Plans to reopen Dean Quarry near St Keverne could be permanently derailed if Cornwall Council uses its powers to order the permanent closure of the site, according to a recent letter to a local Cornwall councillor.

A letter sent to Walter Sanger, the councillor for St Keverne and Meneage, read out at a meeting of St Keverne Parish Council, said Cornwall Council could prohibit any resumption of mineral working at the site by as early as October 8.

This is because, if the quarry's current owner Shire Oak Quarries has not carried out any mining or quarrying at the site by that time, the council may decide there has been a "permanent cessation of mining operations," revoking their mineral planning rights.

The quarry, which is subject to a Review of Old Mineral Permissions (ROMPs) every 15 years, has not been worked since permission was last granted in 2009, and every year the council has to carry out an inspection to check the quarry remains compliant to its conditions.

In the letter Ellis Crompton-Brown, Cornwall Council's senior development officer, informed Mr Sanger that a condition of the agreement requires "in the event of a cessation of mining operations prior to the completion of the approved restoration scheme... a revised restoration scheme... shall be submitted within six months."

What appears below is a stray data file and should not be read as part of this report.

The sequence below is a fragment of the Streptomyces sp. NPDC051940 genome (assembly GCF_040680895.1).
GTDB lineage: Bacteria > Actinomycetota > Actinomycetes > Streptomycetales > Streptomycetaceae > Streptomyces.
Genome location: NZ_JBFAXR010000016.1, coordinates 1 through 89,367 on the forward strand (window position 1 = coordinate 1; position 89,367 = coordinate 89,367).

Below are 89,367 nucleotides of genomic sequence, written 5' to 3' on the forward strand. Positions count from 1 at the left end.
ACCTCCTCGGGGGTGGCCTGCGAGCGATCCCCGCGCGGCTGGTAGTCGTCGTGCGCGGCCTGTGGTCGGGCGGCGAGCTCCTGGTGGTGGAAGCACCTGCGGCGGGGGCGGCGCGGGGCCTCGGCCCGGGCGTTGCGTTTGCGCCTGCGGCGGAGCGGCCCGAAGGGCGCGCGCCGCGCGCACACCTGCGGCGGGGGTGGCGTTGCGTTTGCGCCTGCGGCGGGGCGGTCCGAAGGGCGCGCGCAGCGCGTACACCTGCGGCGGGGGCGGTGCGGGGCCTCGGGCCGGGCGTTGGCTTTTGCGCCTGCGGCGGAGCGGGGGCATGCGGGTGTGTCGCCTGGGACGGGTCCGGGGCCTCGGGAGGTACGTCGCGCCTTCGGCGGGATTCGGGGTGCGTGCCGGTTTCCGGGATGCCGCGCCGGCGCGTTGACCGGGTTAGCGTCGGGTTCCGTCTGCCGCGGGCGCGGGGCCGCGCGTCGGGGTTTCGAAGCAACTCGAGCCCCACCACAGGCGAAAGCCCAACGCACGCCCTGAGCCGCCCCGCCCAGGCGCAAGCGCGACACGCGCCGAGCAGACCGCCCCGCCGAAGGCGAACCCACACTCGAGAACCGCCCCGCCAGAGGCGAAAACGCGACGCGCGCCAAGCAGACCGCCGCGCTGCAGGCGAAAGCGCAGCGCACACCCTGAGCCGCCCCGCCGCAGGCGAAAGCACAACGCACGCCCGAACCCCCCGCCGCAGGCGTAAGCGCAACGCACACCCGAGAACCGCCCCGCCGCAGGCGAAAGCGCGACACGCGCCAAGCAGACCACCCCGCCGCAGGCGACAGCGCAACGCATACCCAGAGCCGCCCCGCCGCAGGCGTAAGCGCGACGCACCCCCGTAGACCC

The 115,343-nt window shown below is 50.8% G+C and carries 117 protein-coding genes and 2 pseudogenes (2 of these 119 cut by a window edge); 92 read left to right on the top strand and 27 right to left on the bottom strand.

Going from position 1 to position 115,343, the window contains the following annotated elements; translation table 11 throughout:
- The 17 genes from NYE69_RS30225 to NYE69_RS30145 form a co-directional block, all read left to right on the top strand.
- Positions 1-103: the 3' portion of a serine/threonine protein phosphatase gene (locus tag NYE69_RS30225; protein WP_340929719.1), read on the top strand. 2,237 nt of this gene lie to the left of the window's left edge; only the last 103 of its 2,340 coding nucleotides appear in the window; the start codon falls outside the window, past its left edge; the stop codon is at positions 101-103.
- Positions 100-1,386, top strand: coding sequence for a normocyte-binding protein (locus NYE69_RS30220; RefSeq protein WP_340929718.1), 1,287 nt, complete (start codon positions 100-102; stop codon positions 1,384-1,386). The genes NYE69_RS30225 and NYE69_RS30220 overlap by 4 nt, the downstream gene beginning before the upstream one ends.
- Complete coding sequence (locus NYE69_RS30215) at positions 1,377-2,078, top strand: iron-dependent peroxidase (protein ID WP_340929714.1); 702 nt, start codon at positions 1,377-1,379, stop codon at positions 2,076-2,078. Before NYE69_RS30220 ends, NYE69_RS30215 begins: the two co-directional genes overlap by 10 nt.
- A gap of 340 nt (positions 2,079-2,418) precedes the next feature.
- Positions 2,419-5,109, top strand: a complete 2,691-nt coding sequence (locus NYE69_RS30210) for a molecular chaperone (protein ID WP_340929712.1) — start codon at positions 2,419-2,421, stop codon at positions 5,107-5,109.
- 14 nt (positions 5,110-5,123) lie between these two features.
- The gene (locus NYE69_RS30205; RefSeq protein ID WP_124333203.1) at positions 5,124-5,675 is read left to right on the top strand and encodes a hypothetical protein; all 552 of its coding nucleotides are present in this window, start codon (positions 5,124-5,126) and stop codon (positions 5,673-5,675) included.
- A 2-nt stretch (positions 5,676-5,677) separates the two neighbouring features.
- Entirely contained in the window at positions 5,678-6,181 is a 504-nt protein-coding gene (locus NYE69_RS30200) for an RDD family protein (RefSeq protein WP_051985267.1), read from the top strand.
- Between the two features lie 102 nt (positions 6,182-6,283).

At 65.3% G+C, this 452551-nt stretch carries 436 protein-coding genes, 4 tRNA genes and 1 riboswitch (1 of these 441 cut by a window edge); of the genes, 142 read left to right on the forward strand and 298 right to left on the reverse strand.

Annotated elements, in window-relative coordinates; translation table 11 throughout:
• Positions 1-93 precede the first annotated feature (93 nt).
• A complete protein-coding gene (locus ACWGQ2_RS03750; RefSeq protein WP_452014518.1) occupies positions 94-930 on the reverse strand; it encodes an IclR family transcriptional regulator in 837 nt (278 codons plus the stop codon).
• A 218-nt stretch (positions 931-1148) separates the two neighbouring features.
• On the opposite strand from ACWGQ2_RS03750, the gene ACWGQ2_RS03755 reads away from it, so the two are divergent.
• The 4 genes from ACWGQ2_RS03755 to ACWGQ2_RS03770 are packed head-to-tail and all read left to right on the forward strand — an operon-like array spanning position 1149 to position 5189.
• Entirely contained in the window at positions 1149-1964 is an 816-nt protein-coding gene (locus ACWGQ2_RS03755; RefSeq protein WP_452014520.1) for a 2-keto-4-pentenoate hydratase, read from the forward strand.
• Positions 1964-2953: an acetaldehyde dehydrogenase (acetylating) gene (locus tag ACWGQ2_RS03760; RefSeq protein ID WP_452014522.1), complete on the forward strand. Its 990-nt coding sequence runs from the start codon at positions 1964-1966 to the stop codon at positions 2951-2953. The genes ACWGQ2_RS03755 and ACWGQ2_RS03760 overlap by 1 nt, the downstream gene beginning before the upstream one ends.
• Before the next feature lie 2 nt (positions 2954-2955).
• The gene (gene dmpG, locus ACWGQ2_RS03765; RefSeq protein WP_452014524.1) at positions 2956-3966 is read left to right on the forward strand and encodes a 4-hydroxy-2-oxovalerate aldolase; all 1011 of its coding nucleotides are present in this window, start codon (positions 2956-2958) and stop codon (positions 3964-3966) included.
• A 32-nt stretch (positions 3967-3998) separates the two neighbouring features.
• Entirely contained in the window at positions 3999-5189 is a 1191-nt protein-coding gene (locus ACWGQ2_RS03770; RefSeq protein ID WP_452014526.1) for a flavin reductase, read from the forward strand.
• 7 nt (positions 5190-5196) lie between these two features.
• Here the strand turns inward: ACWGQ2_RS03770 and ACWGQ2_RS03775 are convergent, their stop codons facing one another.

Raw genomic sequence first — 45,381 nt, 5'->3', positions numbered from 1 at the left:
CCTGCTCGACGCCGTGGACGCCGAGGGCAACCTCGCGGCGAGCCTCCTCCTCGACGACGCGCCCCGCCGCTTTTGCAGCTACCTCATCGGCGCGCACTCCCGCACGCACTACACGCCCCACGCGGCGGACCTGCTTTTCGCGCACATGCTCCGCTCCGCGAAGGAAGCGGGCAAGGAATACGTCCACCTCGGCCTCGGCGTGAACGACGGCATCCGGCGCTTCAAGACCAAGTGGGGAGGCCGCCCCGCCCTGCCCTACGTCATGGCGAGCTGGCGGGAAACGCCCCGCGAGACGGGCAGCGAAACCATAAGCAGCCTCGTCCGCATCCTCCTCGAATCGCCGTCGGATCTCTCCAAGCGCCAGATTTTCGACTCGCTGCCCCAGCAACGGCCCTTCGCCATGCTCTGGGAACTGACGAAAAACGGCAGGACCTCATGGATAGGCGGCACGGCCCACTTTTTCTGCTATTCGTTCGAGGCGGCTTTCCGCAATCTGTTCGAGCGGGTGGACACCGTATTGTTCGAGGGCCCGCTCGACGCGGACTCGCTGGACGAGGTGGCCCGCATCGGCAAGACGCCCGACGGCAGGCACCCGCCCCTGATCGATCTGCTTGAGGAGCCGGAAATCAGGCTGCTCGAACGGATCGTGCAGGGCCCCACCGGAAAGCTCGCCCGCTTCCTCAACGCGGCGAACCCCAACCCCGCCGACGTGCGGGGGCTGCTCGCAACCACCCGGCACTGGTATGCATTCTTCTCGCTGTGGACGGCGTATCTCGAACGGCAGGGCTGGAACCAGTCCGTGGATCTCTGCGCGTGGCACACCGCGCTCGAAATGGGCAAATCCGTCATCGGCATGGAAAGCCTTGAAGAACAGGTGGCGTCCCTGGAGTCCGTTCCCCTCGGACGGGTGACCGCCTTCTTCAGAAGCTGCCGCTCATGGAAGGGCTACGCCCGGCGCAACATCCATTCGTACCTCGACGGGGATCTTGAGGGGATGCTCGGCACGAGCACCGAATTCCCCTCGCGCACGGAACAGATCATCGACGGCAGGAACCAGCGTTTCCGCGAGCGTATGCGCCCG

In effect, Shire Oak may have to pay to restore the quarry without having ever worked it.

In October 2012, then owners Cemex requested a postponement of a condition requiring the restoration of the site to its original site, and since then a postponement has been granted every year.

In another letter from Mr Crompton Brown, to Liz Marsden of Shire Oak Energy, in September 2015, Mr Crompton-Brown said the council reserves the right to review its position position in October "and a further deferment is not anticipated to be acceptable."

However, in the letter to Mr Sanger, Mr Crompton-Brown stressed that the council is not obliged to close the quarry, but simply has "discretionary power to do so."

He added: "It may be the case that the quarry owners simply resume winning and working of minerals before this date and therefore a 'permanent cessation' is unlikely to have taken place."

Mr Sanger told the Packet if Shire Oak applied for an extension "I would imagine they would probably get it.

He added: "But I don't feel it would be of any benefit to our area at all."

Shire Oak Quarries has previously said it intends to submit a new planning application after a previous permission was quashed by the High Court earlier this year.

A company spokesperson said: “We are aware of the scope of the permission for Dean Quarry and intend to comply with it."

A spokesperson for action group Cornwall Against Dean Superquarry (CADS), said: "(CADS) continue to monitor all developments connected to Dean Quarry including Cornwall Council's obligation to ensure there are no potential breaches of ROMPS planning conditions."